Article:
Herald View: The battle of their lives, but not without hope
The Opposition must remember that it’s curtains for all if they do not make a good fist of the battle ahead
How do you keep hope alive in the future of India as the nation we knew it to be? The idea of India as a multi-faith, multi-lingual ‘Union of States’ that makes space for all its confounding diversity, and guarantees to all its citizens the same fundamental rights.
How do you keep faith that the tattered secular fabric of our nation will be mended again in our lifetime? How do you fight the capture/ surrender of our democratic institutions? How do you seize control of the national narrative that seems overwhelmed by waves of communal hatred? How do you separate the truth — about, say, the state of the economy or how far and wide the communal poison has spread — from the fictions media dresses up as facts?
Is all of India as badly polarised as it may appear in BJP-controlled states of the north like Uttar Pradesh and Uttarakhand? Are Indians across the length and breadth of the country in the grip of the so-called 80:20 narrative? Have all Hindus, even in the Hindi heartland states of the north, bought into the BJP’s divisive campaign? How do you resist the daily assaults on your faith that all is not lost yet?
Are we in denial of the hope that India is too complex, too diverse, too multi-layered to bend to a unipolar world view? Are we fooling ourselves to think that people are not the same as the mercenary politicians who might be their elected representatives? Maybe or maybe not. It’s hard enough to hear yourself in the din; harder, then, to believe that there is hope when you see your leaders have feet of clay.
What are we to make of the flip-flops of Nitish Kumar? Demoralising though it must be to lose an ally barely weeks ahead of the election, the Opposition parties must remember that it’s curtains for all if they do not make a good fist of the battle ahead.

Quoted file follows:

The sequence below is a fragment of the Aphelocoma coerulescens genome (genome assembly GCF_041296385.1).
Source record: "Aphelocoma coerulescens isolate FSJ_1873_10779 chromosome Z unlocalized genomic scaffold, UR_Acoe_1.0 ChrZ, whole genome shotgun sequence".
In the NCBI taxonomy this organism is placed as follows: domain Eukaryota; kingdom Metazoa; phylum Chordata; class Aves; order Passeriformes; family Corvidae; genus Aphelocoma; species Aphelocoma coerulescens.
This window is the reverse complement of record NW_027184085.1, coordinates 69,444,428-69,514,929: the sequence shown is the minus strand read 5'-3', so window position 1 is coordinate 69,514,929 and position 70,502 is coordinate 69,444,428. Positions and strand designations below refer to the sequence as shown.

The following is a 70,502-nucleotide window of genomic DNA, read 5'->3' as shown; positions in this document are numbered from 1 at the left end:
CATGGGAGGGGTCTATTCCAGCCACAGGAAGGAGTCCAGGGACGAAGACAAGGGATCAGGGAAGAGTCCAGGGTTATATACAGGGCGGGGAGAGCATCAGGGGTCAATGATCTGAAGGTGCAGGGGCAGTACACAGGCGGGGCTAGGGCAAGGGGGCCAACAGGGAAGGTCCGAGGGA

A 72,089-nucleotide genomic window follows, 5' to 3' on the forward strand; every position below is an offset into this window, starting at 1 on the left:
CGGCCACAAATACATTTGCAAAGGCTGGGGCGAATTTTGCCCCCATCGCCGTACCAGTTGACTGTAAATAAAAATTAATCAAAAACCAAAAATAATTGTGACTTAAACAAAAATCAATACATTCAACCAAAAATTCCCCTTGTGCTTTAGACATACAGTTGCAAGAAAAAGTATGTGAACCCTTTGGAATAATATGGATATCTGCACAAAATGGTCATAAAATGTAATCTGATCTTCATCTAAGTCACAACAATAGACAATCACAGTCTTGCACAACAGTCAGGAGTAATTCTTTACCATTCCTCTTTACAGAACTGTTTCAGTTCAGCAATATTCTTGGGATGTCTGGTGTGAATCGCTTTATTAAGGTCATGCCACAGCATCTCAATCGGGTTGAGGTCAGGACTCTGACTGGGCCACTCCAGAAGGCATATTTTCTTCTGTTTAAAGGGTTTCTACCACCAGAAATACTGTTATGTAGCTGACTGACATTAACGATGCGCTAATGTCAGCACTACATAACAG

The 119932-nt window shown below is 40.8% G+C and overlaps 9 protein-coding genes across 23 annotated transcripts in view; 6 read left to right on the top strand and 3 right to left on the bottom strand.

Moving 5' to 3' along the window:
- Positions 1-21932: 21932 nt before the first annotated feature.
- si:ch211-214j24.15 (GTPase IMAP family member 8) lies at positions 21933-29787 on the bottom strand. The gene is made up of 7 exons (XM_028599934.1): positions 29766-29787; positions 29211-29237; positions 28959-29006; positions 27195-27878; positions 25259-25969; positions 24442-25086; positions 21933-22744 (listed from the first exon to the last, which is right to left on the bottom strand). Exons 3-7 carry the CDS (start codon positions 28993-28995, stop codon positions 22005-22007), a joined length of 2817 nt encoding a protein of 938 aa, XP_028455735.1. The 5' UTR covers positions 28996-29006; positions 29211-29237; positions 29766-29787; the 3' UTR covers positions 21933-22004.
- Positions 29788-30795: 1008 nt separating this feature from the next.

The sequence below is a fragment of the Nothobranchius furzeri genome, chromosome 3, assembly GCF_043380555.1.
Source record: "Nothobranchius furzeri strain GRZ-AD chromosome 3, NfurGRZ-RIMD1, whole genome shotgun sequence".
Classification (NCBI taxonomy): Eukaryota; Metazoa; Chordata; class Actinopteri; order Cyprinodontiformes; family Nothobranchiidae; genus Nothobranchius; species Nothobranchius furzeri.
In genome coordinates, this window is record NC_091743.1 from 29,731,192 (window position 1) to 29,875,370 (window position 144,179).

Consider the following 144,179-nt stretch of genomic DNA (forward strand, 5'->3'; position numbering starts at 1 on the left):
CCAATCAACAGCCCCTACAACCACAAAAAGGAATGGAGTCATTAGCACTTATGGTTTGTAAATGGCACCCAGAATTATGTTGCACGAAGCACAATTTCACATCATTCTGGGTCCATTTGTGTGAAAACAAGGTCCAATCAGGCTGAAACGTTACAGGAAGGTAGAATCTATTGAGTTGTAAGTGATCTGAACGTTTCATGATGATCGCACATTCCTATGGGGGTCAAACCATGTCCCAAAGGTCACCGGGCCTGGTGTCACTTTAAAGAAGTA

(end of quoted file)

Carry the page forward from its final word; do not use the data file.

It’ll take some nerve: because the BJP will come after them with everything it has, both money and bullying muscle; it will take a survival instinct too, for as Congress president Mallikarjun Kharge said, while addressing party workers in Odisha: if the BJP returns to power, the general election of 2024 will possibly be the last free election.
The week of 22–29 January saw a lot of political action, featuring first the Ram Mandir spectacle at Ayodhya, a posthumous Bharat Ratna for the late Karpoori Thakur and the dramatic betrayal of Nitish Kumar, which inspired many memes and gags on social media.
It was also the week when Rahul Gandhi’s Bharat Jodo Nyay Yatra passed through Assam, where the yatra was denied permission to enter Guwahati and follow the same route that BJP president J.P. Nadda’s roadshow had taken 10 days prior.
All these gimmicks and manoeuvres betray a sense of desperation in the seemingly invincible BJP, a sense that the Opposition must be pinned down by all means possible. Even the Centre’s preferred rottweilers — namely the Enforcement Directorate (ED), the Central Bureau of Investigation (CBI) and the Income Tax Department — which have been quite busy hounding opposition leaders the past 10-odd years, showed signs of hyper-activity in the last week of January.
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If the BJP is leaving nothing to chance, and trying at this eleventh hour to re-stitch electoral alliances by any means possible — where blandishments didn’t work, it has used threats — it is because it can see that the electoral arithmetic is not all kosher. The party’s appeal in the southern states is still limited to Karnataka, and there are outlier states even in the north.
It had practically swept six states in 2019, winning all the 26 seats in Gujarat and all 10 in Haryana. It won 28 of 29 seats in Madhya Pradesh, 25 of 28 seats in Karnataka, 24 of 25 in Rajasthan and 11 of 14 seats in Jharkhand. Adds up to 124 of 132 Lok Sabha seats in these six states, but even after all its shock-and-awe tactics, it won’t be easy to repeat this performance in 2024.
It had also totted up 62 of 80 seats in Uttar Pradesh, 23 of 48 in Maharashtra, 17 of 40 in Bihar and 18 of 42 in West Bengal. With allies now in Maharashtra (by engineering a split in the Shiv Sena) and Bihar (with the return to the NDA fold of ‘Paltiputra’ Nitish), it has possibly improved its prospects in these two states, but as Tejashwi Yadav of the RJD (Rashtriya Janata Dal) said after Nitish’s chameleon switcheroo, “Khel abhi baaki hai”. The Opposition better believe it.